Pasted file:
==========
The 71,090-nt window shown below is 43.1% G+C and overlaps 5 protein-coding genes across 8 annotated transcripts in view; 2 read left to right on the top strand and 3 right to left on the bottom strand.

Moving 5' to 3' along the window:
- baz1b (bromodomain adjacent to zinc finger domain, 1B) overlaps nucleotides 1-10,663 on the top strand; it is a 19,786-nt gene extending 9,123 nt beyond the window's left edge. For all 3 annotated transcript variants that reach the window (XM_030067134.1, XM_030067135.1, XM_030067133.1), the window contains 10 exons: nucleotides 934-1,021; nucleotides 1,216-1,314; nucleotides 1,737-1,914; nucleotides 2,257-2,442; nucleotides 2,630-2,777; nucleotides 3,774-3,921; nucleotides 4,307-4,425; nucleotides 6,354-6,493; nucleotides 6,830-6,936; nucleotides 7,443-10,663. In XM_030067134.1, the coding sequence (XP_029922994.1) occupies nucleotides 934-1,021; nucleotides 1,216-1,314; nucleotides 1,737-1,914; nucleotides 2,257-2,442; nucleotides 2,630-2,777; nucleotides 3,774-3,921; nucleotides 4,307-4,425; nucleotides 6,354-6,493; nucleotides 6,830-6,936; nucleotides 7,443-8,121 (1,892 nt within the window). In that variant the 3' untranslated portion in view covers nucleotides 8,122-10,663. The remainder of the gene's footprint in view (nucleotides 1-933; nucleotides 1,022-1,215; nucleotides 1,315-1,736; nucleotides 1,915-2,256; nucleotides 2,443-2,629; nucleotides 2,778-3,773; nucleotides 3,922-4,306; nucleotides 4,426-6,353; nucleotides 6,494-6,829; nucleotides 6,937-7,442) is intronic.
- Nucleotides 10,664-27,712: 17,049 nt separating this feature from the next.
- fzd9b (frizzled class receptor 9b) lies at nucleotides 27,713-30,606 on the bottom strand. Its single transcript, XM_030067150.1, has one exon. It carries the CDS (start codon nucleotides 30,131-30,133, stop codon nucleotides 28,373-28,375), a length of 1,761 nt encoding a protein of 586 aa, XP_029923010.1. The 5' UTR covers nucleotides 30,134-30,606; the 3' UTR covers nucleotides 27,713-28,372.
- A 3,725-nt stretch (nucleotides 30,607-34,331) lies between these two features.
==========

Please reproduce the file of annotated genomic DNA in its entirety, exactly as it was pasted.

The 71,090-nt window shown below is 43.1% G+C and overlaps 5 protein-coding genes across 8 annotated transcripts in view; 2 read left to right on the top strand and 3 right to left on the bottom strand.

Moving 5' to 3' along the window:
- baz1b (bromodomain adjacent to zinc finger domain, 1B) overlaps nucleotides 1-10,663 on the top strand; it is a 19,786-nt gene extending 9,123 nt beyond the window's left edge. For all 3 annotated transcript variants that reach the window (XM_030067134.1, XM_030067135.1, XM_030067133.1), the window contains 10 exons: nucleotides 934-1,021; nucleotides 1,216-1,314; nucleotides 1,737-1,914; nucleotides 2,257-2,442; nucleotides 2,630-2,777; nucleotides 3,774-3,921; nucleotides 4,307-4,425; nucleotides 6,354-6,493; nucleotides 6,830-6,936; nucleotides 7,443-10,663. In XM_030067134.1, the coding sequence (XP_029922994.1) occupies nucleotides 934-1,021; nucleotides 1,216-1,314; nucleotides 1,737-1,914; nucleotides 2,257-2,442; nucleotides 2,630-2,777; nucleotides 3,774-3,921; nucleotides 4,307-4,425; nucleotides 6,354-6,493; nucleotides 6,830-6,936; nucleotides 7,443-8,121 (1,892 nt within the window). In that variant the 3' untranslated portion in view covers nucleotides 8,122-10,663. The remainder of the gene's footprint in view (nucleotides 1-933; nucleotides 1,022-1,215; nucleotides 1,315-1,736; nucleotides 1,915-2,256; nucleotides 2,443-2,629; nucleotides 2,778-3,773; nucleotides 3,922-4,306; nucleotides 4,426-6,353; nucleotides 6,494-6,829; nucleotides 6,937-7,442) is intronic.
- Nucleotides 10,664-27,712: 17,049 nt separating this feature from the next.
- fzd9b (frizzled class receptor 9b) lies at nucleotides 27,713-30,606 on the bottom strand. Its single transcript, XM_030067150.1, has one exon. It carries the CDS (start codon nucleotides 30,131-30,133, stop codon nucleotides 28,373-28,375), a length of 1,761 nt encoding a protein of 586 aa, XP_029923010.1. The 5' UTR covers nucleotides 30,134-30,606; the 3' UTR covers nucleotides 27,713-28,372.
- A 3,725-nt stretch (nucleotides 30,607-34,331) lies between these two features.